Israel and Saudi Arabia laying groundwork for ‘major diplomatic meeting’

Report says meeting will focus on economics and defense.

By David Hellerman, World Israel News

Israel and Saudi Arabia are laying the groundwork for a “major diplomatic meeting,” Globes reported on Sunday.

According to the report, the meeting will focus on economics and defense.

Meanwhile, Foreign Minister Yair Lapid confirmed in an interview on Army Radio that Israel is coordinating with the Gulf states and the U.S. in efforts to normalize ties with the Saudis.

“We believe that it is possible to have a normalization process with Saudi Arabia. It’s in our interest,” Lapid said. “We’ve already said that this is the next step after the Abraham Accords, to talk about a long and careful process.”

As part of the groundwork, the Saudis have allowed dozens of Israeli businessmen to enter the kingdom on Israeli passports after receiving a special visa. Globes reported that most of the Israelis invited to Saudi Arabia are managers and representatives of tech companies.

The Israelis visited Riyadh, the Saudi political and economic  center, as well as Neom, an ambitious futuristic city being built on the Red Sea.

A source told Globes that many Saudis are interested in visiting Israel to promote their own businesses and also learn about Israeli technology — especially in the area of agriculture.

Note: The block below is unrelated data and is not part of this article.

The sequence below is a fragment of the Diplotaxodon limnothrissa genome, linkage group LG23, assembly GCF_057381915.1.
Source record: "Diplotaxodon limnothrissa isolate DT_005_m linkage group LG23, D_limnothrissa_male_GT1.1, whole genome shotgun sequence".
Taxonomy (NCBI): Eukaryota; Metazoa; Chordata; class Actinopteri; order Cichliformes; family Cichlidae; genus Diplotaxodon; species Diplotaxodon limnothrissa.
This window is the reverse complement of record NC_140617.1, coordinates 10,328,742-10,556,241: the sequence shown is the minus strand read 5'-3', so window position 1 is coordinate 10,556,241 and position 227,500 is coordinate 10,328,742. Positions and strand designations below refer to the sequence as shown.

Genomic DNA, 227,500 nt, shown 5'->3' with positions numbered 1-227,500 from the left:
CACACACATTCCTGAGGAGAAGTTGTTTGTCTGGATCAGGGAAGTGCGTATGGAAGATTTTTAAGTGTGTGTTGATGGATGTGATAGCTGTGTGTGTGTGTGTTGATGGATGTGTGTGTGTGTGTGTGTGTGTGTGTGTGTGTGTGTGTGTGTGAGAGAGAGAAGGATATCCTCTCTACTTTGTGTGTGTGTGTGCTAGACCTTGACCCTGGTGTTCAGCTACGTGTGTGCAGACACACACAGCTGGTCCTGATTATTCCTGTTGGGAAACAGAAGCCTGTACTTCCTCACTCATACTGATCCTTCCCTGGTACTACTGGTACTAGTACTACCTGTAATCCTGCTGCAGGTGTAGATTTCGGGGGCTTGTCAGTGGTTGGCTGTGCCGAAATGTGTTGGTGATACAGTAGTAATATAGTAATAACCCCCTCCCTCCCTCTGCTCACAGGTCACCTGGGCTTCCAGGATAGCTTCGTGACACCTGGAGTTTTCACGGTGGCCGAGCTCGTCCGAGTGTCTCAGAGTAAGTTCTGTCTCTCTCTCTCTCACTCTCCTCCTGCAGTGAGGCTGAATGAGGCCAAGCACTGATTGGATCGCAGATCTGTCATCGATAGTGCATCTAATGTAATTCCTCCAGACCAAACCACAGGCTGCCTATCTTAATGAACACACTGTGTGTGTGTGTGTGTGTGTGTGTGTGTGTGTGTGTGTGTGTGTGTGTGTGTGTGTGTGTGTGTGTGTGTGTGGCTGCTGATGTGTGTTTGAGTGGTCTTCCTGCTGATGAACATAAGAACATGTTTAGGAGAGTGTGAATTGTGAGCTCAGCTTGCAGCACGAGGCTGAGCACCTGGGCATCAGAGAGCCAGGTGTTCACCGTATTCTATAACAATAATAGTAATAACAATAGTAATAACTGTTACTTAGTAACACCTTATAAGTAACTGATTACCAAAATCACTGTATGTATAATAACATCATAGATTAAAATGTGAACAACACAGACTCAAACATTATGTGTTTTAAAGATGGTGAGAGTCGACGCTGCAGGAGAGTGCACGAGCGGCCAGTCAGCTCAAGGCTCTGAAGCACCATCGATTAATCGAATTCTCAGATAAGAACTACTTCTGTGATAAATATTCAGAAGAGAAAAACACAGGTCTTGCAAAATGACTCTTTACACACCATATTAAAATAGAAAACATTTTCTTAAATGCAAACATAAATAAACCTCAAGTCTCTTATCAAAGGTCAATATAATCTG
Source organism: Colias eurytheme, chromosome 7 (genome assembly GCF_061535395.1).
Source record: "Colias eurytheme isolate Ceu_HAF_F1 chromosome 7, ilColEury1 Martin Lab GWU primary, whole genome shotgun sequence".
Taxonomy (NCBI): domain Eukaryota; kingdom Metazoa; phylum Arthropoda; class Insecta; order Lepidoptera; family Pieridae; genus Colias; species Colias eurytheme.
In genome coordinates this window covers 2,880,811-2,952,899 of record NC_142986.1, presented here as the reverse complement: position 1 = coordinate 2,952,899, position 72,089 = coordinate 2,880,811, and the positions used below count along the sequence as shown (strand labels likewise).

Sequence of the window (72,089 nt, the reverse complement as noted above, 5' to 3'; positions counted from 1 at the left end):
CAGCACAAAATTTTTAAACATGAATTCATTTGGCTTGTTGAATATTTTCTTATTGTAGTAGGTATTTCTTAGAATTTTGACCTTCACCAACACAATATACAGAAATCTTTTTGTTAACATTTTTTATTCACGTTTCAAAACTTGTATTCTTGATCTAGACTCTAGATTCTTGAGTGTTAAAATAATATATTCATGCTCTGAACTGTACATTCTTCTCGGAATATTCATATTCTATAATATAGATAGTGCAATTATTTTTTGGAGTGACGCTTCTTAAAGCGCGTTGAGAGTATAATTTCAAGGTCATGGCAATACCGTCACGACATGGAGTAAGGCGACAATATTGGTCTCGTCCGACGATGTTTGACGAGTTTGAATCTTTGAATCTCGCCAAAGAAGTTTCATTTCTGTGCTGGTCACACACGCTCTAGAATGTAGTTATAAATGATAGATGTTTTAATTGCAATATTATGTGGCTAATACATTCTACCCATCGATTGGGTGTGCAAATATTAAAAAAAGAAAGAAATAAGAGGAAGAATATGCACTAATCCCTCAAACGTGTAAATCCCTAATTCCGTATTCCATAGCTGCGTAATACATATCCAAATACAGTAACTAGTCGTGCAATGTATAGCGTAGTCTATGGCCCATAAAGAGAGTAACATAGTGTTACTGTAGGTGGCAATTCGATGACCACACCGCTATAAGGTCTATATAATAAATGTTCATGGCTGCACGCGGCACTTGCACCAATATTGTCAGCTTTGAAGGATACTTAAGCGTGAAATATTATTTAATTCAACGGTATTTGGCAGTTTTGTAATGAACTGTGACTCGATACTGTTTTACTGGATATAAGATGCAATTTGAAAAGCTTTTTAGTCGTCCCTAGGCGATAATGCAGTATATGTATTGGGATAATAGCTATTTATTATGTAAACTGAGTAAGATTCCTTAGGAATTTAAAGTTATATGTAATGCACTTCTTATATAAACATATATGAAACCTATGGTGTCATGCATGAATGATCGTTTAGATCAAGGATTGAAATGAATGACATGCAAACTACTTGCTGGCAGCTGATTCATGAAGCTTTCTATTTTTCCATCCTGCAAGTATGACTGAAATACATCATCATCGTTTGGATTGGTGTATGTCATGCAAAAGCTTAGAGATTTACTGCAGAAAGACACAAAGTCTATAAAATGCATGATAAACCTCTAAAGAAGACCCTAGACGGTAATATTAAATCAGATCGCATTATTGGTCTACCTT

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Israel’s primary interest in the Neom project regards the transfer of two Red Sea islands from Egypt to the Saudis.

The islands of Tiran and Sanafir were leased to Egypt in the 1950s, then captured by Israel during the Six-Day War. The Egyptian military used the islands to block Israeli shipping from passing through the strategic Straits of Tiran.

The islands were returned to Egypt with the signing of the 1979 Camp David accords. Under the terms of treaty, the islands were demilitarized.

The islands are uninhabited, except for international peacekeepers. They are also popular tourist spots for Red Sea divers.

Axios recently reported that Israel does not object in principle to the islands coming under Saudi sovereignty as long as they remain demilitarized and free shipping in the Straits of Tiran continues.

The Saudis have agreed to the demands, but reportedly reject the presence of international peacekeepers. Israel is considering unspecified alternative security arrangements.

The Saudi plans for Neom include a causeway connecting the Arabian Peninsula to the Sinai Peninsula.

Axios identified White House Mideast coordinator Brett McGurk as spearheading the US mediation over the two islands. The U.S. is hoping to clinch an agreement ahead of President Joe Biden’s Mideast visit at the end of June.

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In the broader picture of normalized ties, Israel is seeking permission for more of its passenger planes traveling eastward to be able to cross Saudi airspace and allow direct flights for Israeli Muslims making pilgrimages to Mecca.